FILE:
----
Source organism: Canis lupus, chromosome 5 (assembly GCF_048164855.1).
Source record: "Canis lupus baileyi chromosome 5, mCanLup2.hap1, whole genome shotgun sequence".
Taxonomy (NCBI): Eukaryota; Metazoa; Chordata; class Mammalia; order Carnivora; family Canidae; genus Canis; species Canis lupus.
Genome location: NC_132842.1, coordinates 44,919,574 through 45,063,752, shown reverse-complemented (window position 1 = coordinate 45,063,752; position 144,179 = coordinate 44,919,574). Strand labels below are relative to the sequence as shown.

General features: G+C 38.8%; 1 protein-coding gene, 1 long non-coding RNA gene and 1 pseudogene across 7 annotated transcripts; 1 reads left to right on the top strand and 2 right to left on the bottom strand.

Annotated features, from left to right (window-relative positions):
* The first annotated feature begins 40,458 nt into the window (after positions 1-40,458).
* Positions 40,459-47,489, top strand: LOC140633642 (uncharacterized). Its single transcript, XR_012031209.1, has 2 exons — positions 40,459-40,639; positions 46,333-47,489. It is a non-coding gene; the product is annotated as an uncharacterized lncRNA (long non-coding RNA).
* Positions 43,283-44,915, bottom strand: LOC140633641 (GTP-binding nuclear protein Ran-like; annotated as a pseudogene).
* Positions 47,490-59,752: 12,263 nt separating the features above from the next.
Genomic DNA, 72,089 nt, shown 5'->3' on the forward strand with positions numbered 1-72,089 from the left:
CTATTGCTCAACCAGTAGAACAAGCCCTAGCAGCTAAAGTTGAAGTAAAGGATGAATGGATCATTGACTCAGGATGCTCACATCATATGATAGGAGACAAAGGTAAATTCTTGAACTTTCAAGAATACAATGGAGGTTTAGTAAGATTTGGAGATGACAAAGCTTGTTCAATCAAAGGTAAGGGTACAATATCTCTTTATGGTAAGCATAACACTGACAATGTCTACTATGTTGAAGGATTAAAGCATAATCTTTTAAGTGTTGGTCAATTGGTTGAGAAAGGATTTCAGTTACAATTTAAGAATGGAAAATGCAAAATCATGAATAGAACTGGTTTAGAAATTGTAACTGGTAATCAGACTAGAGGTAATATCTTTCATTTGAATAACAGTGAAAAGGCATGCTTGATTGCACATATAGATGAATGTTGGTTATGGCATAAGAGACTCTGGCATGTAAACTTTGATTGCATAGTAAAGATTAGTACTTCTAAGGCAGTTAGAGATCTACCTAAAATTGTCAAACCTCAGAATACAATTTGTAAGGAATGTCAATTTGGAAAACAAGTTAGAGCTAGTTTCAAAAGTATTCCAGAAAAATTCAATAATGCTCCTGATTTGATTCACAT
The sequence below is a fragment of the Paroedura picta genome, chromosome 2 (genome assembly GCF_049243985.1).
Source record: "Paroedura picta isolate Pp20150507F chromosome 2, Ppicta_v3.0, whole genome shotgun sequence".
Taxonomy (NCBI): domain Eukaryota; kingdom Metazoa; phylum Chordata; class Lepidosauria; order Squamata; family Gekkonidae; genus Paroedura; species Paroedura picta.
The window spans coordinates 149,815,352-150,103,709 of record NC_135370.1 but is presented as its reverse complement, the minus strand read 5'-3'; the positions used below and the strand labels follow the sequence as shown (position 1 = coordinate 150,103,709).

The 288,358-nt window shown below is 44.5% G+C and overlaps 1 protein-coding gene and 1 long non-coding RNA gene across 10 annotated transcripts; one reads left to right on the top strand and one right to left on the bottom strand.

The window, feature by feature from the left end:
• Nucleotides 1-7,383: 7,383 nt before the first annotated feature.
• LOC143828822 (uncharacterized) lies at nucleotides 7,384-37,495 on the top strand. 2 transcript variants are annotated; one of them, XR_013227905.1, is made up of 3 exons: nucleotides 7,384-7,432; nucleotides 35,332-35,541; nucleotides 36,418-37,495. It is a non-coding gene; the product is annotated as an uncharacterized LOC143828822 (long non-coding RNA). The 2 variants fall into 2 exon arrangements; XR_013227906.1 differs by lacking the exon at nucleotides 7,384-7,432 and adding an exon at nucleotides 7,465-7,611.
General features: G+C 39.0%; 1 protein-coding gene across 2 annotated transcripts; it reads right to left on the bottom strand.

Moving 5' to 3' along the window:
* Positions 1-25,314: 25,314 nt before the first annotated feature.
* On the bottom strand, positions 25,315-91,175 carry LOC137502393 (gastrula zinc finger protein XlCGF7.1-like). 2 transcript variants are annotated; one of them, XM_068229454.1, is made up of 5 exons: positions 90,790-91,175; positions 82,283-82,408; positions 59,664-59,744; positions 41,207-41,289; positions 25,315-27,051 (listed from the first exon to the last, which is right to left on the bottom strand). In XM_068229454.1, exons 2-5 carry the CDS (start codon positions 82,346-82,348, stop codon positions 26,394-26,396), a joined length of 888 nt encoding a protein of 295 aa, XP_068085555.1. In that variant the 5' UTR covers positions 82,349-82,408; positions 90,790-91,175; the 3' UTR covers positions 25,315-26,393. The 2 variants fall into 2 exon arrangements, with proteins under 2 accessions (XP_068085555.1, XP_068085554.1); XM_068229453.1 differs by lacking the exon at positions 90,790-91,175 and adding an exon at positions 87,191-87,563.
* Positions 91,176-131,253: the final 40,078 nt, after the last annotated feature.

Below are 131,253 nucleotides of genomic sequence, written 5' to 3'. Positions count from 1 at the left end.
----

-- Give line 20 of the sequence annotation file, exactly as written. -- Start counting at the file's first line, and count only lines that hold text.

• LOC143828822 (uncharacterized) lies at nucleotides 7,384-37,495 on the top strand. 2 transcript variants are annotated; one of them, XR_013227905.1, is made up of 3 exons: nucleotides 7,384-7,432; nucleotides 35,332-35,541; nucleotides 36,418-37,495. It is a non-coding gene; the product is annotated as an uncharacterized LOC143828822 (long non-coding RNA). The 2 variants fall into 2 exon arrangements; XR_013227906.1 differs by lacking the exon at nucleotides 7,384-7,432 and adding an exon at nucleotides 7,465-7,611.